Behavior

Not everyone can be an excellent educator. It takes a special kind of person to genuinely love a child like they are your own, because that is truly what it takes.

Social-Emotional Learning

As the new school year kicks off, students arrive to newly decorated classrooms and (mostly) refreshed and reenergized educators approaching yet another new year armed with new ideas and the optimism only a new school year can bring! “It’s going to be a great year, our best year yet!” we all whisper to ourselves believing that the lessons learned from past classes paired with the information we gained from books and seminars over the summer will be the true difference makers we hope they’ll be! And we’re right on many levels. Things will be different, better, and more student-focused. However, each year, like a mother forgets the pain of childbirth, we, teachers and school staff, forget the physical and mental fatigue that inevitably comes with doing this job well. Alas, it is my suggestion that part of our strategic plan this year from school boards and superintendents to building administrators, teachers, and paraprofessionals includes a preventative plan to ensure we care for ourselves, for one another, and strive to protect school staff’s mental health and prevent burnout. In this post, we will walk through how education has changed, why support is needed, and how both administrators and educators can help.

Social-Emotional Learning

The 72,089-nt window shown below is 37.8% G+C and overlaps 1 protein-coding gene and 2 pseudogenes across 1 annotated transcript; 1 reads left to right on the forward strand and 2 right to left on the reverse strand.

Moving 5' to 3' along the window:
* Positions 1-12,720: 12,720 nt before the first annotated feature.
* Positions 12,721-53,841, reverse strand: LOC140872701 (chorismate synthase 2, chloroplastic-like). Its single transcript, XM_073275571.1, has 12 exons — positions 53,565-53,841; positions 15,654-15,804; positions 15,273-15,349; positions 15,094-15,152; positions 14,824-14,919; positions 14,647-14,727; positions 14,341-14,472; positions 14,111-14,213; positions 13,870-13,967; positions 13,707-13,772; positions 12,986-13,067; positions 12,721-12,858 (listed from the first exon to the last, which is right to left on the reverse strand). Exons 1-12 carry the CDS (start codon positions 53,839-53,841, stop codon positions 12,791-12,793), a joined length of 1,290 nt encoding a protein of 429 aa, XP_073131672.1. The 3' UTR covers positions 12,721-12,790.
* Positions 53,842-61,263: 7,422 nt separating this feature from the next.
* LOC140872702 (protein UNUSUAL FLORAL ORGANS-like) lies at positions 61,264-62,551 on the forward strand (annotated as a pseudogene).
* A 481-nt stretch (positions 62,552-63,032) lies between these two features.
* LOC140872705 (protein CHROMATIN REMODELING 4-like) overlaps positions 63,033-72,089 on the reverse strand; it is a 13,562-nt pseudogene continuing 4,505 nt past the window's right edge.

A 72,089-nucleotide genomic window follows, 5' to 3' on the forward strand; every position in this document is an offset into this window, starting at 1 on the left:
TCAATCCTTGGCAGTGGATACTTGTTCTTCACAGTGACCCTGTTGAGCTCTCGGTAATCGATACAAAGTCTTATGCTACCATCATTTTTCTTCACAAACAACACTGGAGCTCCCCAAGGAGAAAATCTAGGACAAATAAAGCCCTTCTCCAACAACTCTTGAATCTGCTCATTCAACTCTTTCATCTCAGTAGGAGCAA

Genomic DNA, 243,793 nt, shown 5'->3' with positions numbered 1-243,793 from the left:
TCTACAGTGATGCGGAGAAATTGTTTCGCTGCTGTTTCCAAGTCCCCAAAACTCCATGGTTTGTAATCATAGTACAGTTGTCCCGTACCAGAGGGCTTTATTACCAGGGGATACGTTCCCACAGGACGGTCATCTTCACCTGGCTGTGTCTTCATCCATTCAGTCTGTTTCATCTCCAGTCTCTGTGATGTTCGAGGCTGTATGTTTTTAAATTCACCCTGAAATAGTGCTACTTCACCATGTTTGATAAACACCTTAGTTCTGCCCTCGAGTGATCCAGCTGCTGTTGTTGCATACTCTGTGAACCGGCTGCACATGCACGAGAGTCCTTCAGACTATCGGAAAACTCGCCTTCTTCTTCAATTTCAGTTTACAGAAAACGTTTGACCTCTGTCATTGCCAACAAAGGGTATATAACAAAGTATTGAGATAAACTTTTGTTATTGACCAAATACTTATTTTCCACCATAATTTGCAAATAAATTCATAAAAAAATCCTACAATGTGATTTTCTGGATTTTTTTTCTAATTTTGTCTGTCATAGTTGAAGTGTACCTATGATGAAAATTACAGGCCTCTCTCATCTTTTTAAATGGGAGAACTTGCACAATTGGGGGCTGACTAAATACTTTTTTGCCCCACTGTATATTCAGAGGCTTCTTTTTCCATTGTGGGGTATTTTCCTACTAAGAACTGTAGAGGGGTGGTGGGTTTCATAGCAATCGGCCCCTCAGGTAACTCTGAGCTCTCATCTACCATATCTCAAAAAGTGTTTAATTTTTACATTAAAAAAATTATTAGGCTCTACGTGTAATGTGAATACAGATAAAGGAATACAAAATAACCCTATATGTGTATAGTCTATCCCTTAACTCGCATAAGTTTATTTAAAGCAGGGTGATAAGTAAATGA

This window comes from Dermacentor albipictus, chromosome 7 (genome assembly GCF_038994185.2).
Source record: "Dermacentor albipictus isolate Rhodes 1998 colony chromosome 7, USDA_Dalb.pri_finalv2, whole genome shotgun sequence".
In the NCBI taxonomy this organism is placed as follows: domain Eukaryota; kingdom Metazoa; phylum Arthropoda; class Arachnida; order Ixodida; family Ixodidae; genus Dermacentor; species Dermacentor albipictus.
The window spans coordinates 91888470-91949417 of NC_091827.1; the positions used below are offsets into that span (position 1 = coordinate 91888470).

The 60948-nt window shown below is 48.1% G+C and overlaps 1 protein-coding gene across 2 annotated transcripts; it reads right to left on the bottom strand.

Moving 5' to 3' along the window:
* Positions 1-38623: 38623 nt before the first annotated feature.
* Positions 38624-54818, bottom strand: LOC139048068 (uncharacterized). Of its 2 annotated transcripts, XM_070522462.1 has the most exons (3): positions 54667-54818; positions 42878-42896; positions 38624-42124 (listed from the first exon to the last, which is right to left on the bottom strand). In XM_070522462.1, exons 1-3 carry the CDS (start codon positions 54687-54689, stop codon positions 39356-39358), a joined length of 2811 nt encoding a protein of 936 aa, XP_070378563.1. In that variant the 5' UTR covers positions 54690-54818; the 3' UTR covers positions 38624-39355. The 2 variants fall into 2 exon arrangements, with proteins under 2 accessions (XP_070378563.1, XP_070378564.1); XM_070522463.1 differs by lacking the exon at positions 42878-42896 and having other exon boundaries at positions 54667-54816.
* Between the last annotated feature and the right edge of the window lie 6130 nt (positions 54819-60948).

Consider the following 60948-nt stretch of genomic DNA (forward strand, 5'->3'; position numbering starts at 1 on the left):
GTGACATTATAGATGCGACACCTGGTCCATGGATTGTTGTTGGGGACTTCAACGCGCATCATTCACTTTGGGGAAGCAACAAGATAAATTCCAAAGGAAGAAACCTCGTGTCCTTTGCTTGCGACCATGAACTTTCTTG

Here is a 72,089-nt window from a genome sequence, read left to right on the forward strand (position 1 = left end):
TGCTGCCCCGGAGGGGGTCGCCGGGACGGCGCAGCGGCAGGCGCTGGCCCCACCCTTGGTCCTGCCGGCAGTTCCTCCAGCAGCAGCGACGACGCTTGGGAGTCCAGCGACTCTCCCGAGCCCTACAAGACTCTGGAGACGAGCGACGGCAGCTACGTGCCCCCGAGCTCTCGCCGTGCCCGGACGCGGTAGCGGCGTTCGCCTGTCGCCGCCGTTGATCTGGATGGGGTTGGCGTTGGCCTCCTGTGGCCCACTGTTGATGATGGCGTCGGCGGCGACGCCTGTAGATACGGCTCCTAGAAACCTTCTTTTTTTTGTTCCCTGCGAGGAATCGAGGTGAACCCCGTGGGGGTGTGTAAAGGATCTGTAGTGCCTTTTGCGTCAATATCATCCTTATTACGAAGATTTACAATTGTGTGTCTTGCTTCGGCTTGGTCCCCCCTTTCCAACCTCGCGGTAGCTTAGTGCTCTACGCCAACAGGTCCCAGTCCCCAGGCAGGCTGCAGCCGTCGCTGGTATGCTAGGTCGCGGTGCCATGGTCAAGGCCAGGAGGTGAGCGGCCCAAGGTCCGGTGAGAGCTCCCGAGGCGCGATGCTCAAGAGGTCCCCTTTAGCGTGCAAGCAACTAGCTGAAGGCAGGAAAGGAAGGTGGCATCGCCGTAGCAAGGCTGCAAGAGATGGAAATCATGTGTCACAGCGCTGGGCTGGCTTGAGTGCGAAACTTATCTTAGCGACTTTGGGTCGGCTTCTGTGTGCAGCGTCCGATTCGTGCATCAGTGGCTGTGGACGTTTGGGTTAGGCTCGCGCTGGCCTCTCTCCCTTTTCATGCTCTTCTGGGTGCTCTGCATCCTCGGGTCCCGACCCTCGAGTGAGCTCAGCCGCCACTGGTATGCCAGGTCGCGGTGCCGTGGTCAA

As adults, we have learned how to deal with emotions and feelings in a rational way. This is something that is learned. When it comes to children, they may not yet know how to deal with stressful situations. Stress may be caused by their background and home situations which can include domestic violence, poverty, abuse, drug use, alcoholism, and other challenges. It may also be triggered by situations at school which overwhelm them or cause intense emotions. Children such as these need to learn how to self-regulate themselves, and this is where a comfort room comes into play. How to create a comfort room in schools is a much debated topic, but we will focus on some of the aspects to look at in creating one.

Social-Emotional Learning

Everyone experiences trauma of various degrees during their lifetime and how we cope with them can depend on the severity of the trauma and the support given thereafter. Childhood trauma is often misunderstood or overlooked in a belief that since the child is young, they will either not remember the trauma or not understand what has occurred and so be less affected by this. This can result in trauma related disorders that can affect them in a myriad of ways as they mature.

Social-Emotional Learning

Trauma Informed Schools

Children with histories of trauma face academic, behavioral, and relational challenges. Often, these students have poor academic performance, drop out of school, or end up in alternative education settings. Students have diverse backgrounds, and some are exposed to traumatic factors.

What is a trauma informed school? It is a setting where trauma is understood, recognized, and responded to in ways that empower those who are affected. The goal of trauma informed schools is to put in place supports that help children cope. Read this article to learn more.

Social-Emotional Learning

Mindfulness in Schools – Relaxation and Awareness

What is mindfulness? Mindfulness is a technique or practice of being aware of each moment and creating a relaxed state of mind. When applied in schools, mindfulness can increase children’s self-confidence and performance in class.

The goal is to become more aware of thoughts and feelings. You do this in a non-judgmental way, so instead of being overwhelmed, you’ll be able to manage them better. The technique also involves breathing exercises commonly used in meditation or yoga. If this sounds vague to you, read this article to gain a better understanding of mindfulness.